High Blood Pressure in Overweight and Obese Youth: Implications for Screening
Article first published online: 9 OCT 2013
©2013 Wiley Periodicals, Inc.
This is an open access article under the terms of the Creative Commons Attribution-NonCommercial-NoDerivs License, which permits use and distribution in any medium, provided the original work is properly cited, the use is non-commercial and no modifications or adaptations are made.
The Journal of Clinical Hypertension
Volume 15, Issue 11, pages 793–805, November 2013
How to Cite
J Clin Hypertens (Greenwich). 2013;15:793–805. ©2013 Wiley Periodicals, Inc.
- Issue published online: 30 OCT 2013
- Article first published online: 9 OCT 2013
- Manuscript Accepted: 14 AUG 2013
- Manuscript Revised: 9 AUG 2013
- Manuscript Received: 6 JUN 2013
- National Institute of Diabetes and Digestive and Kidney Disorders. Grant Numbers: NIDDK, R21DK085395
- Kaiser Permanente Direct Community Benefit Funds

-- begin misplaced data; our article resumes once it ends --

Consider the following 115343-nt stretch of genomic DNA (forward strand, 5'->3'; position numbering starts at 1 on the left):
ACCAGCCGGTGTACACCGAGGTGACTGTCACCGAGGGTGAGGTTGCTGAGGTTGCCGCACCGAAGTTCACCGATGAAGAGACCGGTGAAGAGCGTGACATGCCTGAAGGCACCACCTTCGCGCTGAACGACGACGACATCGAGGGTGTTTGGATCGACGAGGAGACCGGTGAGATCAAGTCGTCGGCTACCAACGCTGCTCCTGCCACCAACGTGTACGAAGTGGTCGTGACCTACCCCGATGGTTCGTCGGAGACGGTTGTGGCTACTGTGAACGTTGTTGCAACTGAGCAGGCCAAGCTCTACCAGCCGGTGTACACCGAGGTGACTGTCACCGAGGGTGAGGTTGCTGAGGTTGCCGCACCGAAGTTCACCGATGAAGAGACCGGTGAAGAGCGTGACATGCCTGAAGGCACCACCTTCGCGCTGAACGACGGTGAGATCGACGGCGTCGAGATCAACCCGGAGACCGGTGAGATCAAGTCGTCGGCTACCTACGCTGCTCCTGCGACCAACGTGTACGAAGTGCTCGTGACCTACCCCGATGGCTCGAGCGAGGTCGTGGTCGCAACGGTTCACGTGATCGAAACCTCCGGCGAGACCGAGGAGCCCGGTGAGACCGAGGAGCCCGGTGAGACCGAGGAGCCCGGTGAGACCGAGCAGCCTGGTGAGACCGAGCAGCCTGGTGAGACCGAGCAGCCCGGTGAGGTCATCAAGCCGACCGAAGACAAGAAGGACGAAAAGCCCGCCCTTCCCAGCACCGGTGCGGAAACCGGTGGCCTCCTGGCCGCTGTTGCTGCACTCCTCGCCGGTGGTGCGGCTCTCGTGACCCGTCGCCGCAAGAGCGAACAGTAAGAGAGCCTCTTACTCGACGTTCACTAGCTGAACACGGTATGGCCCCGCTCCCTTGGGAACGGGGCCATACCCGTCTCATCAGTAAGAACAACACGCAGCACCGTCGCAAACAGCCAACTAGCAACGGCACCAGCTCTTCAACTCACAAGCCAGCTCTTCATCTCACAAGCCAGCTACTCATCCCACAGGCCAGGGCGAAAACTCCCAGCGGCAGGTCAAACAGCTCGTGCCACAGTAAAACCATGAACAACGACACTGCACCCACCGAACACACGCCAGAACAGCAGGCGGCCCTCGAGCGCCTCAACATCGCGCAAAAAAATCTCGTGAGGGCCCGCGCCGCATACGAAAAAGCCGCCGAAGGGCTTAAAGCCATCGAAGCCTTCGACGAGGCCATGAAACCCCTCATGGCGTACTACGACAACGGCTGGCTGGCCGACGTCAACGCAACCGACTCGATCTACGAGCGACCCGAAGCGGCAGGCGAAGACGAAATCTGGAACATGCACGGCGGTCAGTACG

In the absence of evidence-based guidelines for high blood pressure screening in asymptomatic youth, a reasonable strategy is to screen those who are at high risk. The present study aimed to identify optimal body mass index (BMI) thresholds as a marker for high-risk youth to predict hypertension prevalence. In a cross-sectional study, youth aged 6 to 17 years (n=237,248) enrolled in an integrated prepaid health plan in 2007 to 2009 were classified according to their BMI and hypertension status. In moderately and extremely obese youth, the prevalence of hypertension was 3.8% and 9.2%, respectively, compared with 0.9% in normal weight youth. The adjusted prevalence ratios (95% confidence intervals) of hypertension for normal weight, overweight, moderate obesity, and extreme obesity were 1.00 (Reference), 2.27 (2.08–2.47), 4.43 (4.10–4.79), and 10.76 (9.99–11.59), respectively. The prevalence of hypertension was best predicted by a BMI-for-age ≥94th percentile. These results suggest that all obese youth should be screened for hypertension.